What the drawer’s really for
Do you actually know how to use the crisper drawer in the refrigerator, or do you find yourself cramming produce in there in a mad dash to unload the groceries?
The crisper drawer may have remained a mystery for many years, we now know it’s a fruit and vegetable lifesaver. Getting the most out of your refrigerator’s crisper drawer can significantly extend the life of your fruits and vegetables. That not only saves you money on groceries, but it also makes sure that your food tastes super fresh, too. It’s time to stop storing your food wrong and learn the right way to use those crisper drawers. Learn more about how you’ve been organizing your fridge all wrong.
It’s all about airflow
The crisper drawer extends the life of your fruits and vegetables by controlling the airflow around them via the vents. Most crisper drawers have adjustable humidity vents, allowing you to close off the airflow (creating more humidity) or open it up (creating a low-humidity environment). If your refrigerator doesn’t have any controls, all of your bins will be high-humidity crispers, but most modern refrigerators let you choose. The best way to manage your crisper environment is by creating one high- and one low-humidity crisper drawer. We’ll take a look at what you’ll want to store where in a moment. Here’s why you should never wrap your leftovers in aluminum foil.
Ethylene gas (and why it matters)
The primary reason your food is going bad? Something called ethylene gas. Certain fruits (like bananas, kiwis, and pears) release a hormone known as ethylene gas as they ripen. This gas is great if you want to quickly ripen an avocado, but it’s not so ideal if you want to keep your lettuces fresh. Luckily, your refrigerator’s crisper drawer can help with that! When you shut down the airflow access and create a low-humidity crisper drawer, you also trap all that ethylene gas inside. That means it can’t escape, so it won’t be able to prematurely soften or discolor your other produce.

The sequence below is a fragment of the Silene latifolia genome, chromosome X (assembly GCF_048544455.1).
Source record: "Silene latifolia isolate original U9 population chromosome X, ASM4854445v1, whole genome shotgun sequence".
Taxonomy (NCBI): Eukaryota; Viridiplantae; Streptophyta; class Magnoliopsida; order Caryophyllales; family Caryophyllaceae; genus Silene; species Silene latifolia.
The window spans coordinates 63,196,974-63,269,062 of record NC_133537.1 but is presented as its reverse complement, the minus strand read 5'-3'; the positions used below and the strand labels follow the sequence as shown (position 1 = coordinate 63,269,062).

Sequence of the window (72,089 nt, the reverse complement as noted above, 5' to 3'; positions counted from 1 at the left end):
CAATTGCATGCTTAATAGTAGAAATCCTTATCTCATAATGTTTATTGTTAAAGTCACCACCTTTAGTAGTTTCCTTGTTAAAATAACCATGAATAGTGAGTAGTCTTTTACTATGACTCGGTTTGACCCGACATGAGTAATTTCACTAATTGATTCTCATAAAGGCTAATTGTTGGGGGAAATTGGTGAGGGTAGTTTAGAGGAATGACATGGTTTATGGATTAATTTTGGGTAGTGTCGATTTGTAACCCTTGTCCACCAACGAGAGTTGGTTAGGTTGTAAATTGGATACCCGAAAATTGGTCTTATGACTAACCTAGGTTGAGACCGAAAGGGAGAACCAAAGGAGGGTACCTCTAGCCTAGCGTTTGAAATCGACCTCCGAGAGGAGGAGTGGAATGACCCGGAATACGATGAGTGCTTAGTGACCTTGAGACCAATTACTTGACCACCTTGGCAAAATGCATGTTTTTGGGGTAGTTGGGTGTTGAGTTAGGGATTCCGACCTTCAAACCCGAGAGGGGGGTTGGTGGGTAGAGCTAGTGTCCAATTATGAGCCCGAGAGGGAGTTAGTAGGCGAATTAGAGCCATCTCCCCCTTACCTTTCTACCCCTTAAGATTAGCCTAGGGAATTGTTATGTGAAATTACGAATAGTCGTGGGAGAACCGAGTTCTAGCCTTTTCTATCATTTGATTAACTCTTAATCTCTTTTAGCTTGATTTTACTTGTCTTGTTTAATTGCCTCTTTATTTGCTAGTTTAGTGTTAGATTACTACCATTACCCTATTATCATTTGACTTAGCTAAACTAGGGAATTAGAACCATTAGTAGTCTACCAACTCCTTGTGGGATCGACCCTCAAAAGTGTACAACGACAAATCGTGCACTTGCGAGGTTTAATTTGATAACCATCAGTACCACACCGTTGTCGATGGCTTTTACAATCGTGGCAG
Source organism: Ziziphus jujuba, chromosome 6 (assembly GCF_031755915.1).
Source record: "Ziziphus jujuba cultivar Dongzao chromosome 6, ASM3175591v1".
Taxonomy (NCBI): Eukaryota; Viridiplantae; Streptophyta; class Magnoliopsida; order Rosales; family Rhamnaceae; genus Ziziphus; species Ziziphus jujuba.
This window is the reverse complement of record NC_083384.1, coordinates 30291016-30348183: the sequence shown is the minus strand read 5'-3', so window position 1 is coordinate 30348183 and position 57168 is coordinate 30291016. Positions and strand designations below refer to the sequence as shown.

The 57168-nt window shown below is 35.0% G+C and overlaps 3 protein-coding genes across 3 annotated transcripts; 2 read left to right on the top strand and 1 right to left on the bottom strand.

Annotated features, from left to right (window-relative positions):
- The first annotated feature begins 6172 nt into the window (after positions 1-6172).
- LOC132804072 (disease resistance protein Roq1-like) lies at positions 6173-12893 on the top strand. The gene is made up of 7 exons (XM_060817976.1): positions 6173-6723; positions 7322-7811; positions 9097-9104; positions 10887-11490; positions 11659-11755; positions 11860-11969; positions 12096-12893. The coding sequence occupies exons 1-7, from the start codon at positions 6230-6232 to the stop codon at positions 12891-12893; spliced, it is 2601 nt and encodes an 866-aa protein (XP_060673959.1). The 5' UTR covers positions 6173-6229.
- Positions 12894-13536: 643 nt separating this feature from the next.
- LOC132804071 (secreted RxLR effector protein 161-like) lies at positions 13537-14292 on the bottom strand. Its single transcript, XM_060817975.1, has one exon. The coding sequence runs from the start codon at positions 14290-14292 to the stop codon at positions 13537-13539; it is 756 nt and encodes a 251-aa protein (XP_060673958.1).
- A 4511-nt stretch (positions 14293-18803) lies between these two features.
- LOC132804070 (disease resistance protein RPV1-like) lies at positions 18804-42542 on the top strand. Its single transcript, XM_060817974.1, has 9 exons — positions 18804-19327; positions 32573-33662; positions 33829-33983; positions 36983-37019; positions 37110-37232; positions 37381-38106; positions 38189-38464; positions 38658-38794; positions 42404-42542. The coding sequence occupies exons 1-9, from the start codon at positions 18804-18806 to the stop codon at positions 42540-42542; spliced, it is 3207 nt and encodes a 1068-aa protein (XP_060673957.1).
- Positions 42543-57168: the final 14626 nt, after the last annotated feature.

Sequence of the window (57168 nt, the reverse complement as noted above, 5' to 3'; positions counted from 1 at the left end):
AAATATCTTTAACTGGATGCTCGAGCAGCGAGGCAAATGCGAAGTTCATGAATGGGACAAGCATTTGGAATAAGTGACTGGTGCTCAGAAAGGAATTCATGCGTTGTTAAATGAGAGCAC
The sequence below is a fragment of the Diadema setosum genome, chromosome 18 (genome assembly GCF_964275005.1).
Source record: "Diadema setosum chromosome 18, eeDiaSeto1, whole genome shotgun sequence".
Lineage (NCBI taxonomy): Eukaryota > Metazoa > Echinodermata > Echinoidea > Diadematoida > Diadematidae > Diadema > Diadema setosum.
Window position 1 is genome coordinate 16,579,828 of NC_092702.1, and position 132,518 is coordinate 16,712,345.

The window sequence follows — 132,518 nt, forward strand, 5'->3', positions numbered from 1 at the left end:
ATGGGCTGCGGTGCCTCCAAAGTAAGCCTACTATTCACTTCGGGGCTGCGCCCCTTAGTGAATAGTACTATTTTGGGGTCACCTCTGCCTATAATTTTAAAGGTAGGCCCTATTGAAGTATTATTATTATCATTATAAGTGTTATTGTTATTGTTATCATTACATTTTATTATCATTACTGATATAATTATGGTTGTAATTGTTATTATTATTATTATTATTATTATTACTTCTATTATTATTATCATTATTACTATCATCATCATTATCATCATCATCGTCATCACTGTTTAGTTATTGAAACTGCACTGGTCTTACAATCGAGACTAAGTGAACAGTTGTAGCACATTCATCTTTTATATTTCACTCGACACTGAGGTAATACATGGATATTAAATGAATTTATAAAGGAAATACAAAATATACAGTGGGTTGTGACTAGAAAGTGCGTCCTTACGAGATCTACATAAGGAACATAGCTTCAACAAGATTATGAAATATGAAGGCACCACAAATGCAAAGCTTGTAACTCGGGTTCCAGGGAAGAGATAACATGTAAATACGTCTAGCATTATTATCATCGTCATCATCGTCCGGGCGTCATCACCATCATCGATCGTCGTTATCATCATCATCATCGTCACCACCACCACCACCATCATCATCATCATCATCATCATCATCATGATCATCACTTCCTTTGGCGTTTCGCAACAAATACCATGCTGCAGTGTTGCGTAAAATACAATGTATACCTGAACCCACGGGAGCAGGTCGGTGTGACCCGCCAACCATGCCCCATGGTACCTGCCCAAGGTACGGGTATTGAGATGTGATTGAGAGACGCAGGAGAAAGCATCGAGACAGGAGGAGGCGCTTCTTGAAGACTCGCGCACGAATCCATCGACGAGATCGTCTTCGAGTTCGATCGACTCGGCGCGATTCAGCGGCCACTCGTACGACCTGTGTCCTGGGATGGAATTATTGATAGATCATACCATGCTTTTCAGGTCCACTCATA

Use the humidity zones wisely
As a general rule of thumb, use the low-humidity setting for anything that rots easily. That means apples, pears, avocados, melons, or stone fruits. The high-humidity drawer is great for anything that wilts – think thin-skinned vegetables like asparagus or leafy vegetables like greens and fresh herbs. The high-humidity drawer is also ideal for ethylene gas sensitive items (like strawberries). Since most of the ethylene producers will be in the other drawer, your items will be super safe here. These 18 subtle organizing mistakes will make your kitchen look sloppy.
Don’t overfill or underfill the drawer
The crisper drawer is designed to work best when it’s two-thirds full, so don’t be afraid to load it up. Talk about the perfect motivator to stock up on healthy fruits and vegetables. But, everything in moderation of course. Be careful not to pack the drawers in too tightly. Your food won’t be able to breathe if in close quarters, and the weight of heavy items could damage more delicate items, too. Next, learn about the foods you’re ruining by putting in the refrigerator.